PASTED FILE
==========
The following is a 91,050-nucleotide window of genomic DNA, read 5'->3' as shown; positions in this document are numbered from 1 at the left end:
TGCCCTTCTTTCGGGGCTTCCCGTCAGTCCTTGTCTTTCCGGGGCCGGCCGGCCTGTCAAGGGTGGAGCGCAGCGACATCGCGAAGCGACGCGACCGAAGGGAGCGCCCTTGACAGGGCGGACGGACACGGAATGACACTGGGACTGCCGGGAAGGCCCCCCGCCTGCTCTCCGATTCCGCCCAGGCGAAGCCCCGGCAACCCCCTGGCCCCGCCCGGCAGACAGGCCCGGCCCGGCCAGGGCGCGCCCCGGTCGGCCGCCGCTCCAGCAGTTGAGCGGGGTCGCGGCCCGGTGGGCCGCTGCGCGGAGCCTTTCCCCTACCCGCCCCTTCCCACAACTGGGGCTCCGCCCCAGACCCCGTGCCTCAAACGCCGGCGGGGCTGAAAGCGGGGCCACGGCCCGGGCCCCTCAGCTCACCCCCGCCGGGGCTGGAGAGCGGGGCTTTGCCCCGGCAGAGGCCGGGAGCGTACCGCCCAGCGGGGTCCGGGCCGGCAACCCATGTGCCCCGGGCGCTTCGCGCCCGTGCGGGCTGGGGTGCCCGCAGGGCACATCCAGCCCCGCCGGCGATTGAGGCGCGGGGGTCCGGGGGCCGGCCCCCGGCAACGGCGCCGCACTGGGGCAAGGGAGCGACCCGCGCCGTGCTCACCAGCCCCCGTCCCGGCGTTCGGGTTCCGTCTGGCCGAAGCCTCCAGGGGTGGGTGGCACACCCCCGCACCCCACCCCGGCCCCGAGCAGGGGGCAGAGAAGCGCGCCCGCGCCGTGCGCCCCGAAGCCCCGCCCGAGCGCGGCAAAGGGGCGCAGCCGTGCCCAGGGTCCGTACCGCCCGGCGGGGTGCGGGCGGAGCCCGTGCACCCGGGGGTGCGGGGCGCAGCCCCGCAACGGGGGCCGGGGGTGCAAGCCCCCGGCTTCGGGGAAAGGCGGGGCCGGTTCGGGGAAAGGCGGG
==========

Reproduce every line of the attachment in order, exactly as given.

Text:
The following is a 91,050-nucleotide window of genomic DNA, read 5'->3' as shown; positions in this document are numbered from 1 at the left end:
TGCCCTTCTTTCGGGGCTTCCCGTCAGTCCTTGTCTTTCCGGGGCCGGCCGGCCTGTCAAGGGTGGAGCGCAGCGACATCGCGAAGCGACGCGACCGAAGGGAGCGCCCTTGACAGGGCGGACGGACACGGAATGACACTGGGACTGCCGGGAAGGCCCCCCGCCTGCTCTCCGATTCCGCCCAGGCGAAGCCCCGGCAACCCCCTGGCCCCGCCCGGCAGACAGGCCCGGCCCGGCCAGGGCGCGCCCCGGTCGGCCGCCGCTCCAGCAGTTGAGCGGGGTCGCGGCCCGGTGGGCCGCTGCGCGGAGCCTTTCCCCTACCCGCCCCTTCCCACAACTGGGGCTCCGCCCCAGACCCCGTGCCTCAAACGCCGGCGGGGCTGAAAGCGGGGCCACGGCCCGGGCCCCTCAGCTCACCCCCGCCGGGGCTGGAGAGCGGGGCTTTGCCCCGGCAGAGGCCGGGAGCGTACCGCCCAGCGGGGTCCGGGCCGGCAACCCATGTGCCCCGGGCGCTTCGCGCCCGTGCGGGCTGGGGTGCCCGCAGGGCACATCCAGCCCCGCCGGCGATTGAGGCGCGGGGGTCCGGGGGCCGGCCCCCGGCAACGGCGCCGCACTGGGGCAAGGGAGCGACCCGCGCCGTGCTCACCAGCCCCCGTCCCGGCGTTCGGGTTCCGTCTGGCCGAAGCCTCCAGGGGTGGGTGGCACACCCCCGCACCCCACCCCGGCCCCGAGCAGGGGGCAGAGAAGCGCGCCCGCGCCGTGCGCCCCGAAGCCCCGCCCGAGCGCGGCAAAGGGGCGCAGCCGTGCCCAGGGTCCGTACCGCCCGGCGGGGTGCGGGCGGAGCCCGTGCACCCGGGGGTGCGGGGCGCAGCCCCGCAACGGGGGCCGGGGGTGCAAGCCCCCGGCTTCGGGGAAAGGCGGGGCCGGTTCGGGGAAAGGCGGG